There’s a chapter about engagement. And spoiler alert for folks, the way I view engagement, I think is a lot different than how engagement is being talked about on campus. Your engagement rate is not necessarily what I think engagement is. So there’s a lot of research in that chapter from other sources of why we should be engaging and what that looks like. There’s of course, a social listening chapter where we literally give away all of our secrets to people who want to understand how social listening works. Alison Churchill wrote the paid social chapter. Because, again, I’m not a tactician, I didn’t do that, but she’s got a great guide to how to do paid social.

There’s a chapter on measurement, there’s a chapter on crisis, there’s a chapter on guidelines and policies, which I love to nerd out over. And now we get to section four, which my working title stayed for this one and it’s called, What Keeps Social Media Managers Up At Night. And hopefully, it’s not terrifying, but as I was finishing up the outline of this book… I’ve been lucky enough to give, darn, near 100 conference presentations at this point. And I was thinking, “What are the most common questions I get afterwards? The ones people are afraid to ask, to raise their hand then they come up and ask me.”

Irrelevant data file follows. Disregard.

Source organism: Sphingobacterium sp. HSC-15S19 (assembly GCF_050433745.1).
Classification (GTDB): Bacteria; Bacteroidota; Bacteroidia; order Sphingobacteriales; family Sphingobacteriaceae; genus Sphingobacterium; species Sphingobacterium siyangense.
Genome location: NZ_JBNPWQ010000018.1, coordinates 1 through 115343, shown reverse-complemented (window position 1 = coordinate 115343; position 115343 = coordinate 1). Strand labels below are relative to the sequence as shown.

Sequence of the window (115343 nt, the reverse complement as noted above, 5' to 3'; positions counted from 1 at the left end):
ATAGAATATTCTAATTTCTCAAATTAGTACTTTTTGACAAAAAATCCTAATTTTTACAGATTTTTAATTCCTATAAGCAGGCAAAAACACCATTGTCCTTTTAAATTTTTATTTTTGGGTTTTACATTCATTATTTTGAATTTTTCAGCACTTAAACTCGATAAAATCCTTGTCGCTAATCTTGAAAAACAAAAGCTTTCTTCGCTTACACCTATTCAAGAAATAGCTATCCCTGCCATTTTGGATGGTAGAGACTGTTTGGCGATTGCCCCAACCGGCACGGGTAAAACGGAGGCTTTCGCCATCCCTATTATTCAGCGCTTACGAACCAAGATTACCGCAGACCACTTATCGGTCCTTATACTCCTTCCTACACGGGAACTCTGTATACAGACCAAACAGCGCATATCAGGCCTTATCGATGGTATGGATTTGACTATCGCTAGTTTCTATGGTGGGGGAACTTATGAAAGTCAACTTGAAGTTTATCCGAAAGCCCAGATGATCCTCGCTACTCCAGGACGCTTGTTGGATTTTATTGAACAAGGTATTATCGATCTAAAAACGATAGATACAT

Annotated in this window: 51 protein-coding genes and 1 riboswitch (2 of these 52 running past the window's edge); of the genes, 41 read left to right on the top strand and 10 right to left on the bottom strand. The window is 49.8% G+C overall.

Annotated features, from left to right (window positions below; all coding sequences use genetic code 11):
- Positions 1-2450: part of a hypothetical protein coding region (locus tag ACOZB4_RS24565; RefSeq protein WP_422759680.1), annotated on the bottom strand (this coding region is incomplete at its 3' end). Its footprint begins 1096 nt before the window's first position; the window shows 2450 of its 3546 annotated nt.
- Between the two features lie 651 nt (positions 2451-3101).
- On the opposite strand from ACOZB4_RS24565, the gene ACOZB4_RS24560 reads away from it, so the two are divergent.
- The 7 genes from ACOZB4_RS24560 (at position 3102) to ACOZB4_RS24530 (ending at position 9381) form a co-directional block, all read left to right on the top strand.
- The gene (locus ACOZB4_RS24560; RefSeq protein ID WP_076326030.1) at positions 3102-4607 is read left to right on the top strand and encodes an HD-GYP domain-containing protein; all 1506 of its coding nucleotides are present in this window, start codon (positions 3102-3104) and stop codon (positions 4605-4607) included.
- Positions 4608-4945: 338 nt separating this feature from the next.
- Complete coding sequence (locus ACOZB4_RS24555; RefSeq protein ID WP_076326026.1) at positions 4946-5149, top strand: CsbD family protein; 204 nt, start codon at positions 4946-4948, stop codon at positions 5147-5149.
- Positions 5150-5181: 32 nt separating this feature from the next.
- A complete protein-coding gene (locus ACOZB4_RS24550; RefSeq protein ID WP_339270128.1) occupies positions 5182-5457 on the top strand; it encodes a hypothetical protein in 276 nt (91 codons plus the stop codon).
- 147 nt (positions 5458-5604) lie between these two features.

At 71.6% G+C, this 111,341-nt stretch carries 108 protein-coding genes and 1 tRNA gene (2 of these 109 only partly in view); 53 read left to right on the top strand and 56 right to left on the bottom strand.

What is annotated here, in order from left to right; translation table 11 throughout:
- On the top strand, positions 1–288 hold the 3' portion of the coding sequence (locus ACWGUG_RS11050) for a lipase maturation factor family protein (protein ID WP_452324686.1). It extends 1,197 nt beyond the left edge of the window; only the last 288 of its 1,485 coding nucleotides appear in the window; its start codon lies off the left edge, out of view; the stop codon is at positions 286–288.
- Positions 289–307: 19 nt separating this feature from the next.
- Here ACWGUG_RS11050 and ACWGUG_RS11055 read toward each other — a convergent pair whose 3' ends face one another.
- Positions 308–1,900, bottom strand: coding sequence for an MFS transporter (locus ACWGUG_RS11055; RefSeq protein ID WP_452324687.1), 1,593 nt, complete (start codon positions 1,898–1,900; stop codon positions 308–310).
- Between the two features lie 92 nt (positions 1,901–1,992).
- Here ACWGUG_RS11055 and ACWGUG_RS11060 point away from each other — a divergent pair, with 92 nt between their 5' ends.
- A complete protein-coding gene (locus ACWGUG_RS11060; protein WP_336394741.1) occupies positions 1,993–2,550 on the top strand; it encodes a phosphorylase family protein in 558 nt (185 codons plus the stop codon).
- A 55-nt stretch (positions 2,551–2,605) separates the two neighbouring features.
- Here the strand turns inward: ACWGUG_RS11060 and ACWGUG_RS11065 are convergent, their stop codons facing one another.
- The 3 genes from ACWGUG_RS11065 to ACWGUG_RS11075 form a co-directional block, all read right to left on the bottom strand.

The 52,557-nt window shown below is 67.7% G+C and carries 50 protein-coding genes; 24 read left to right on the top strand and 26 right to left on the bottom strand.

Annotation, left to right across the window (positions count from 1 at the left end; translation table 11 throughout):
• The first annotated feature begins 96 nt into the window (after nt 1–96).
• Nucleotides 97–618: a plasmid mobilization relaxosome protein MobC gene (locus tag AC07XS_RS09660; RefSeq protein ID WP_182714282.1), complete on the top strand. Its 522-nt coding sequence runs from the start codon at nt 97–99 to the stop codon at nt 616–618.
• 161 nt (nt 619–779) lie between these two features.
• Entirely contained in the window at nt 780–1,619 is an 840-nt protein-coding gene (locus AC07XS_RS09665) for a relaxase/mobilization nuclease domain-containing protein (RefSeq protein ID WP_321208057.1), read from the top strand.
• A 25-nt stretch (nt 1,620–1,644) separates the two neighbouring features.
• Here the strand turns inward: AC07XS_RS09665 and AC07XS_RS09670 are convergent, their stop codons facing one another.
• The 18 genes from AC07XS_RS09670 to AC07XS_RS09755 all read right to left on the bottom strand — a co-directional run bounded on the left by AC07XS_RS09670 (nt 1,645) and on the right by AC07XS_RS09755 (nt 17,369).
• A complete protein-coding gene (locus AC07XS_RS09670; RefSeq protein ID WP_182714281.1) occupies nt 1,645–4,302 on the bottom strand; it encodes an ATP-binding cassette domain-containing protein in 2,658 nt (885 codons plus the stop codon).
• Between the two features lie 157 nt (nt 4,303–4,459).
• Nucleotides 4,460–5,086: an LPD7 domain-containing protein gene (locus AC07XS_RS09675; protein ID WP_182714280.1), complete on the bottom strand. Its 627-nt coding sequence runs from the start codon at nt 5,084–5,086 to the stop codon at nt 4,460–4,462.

And that’s what I wrote these chapters about. So there’s a chapter about unifying social across campus. The, what do we do when we have 100 accounts and they’re not saying the same thing? There’s another one about just integrating social into an overall digital strategy. That one is much more conceptual and strategic. There’s a chapter on supporting your executive that wants to be on social media, wellness and support for social media administrators, which, I was writing this during 2020 and when I wrote this outline in January, 2020, this seemed like, people don’t talk about this enough, I need to put this in the book.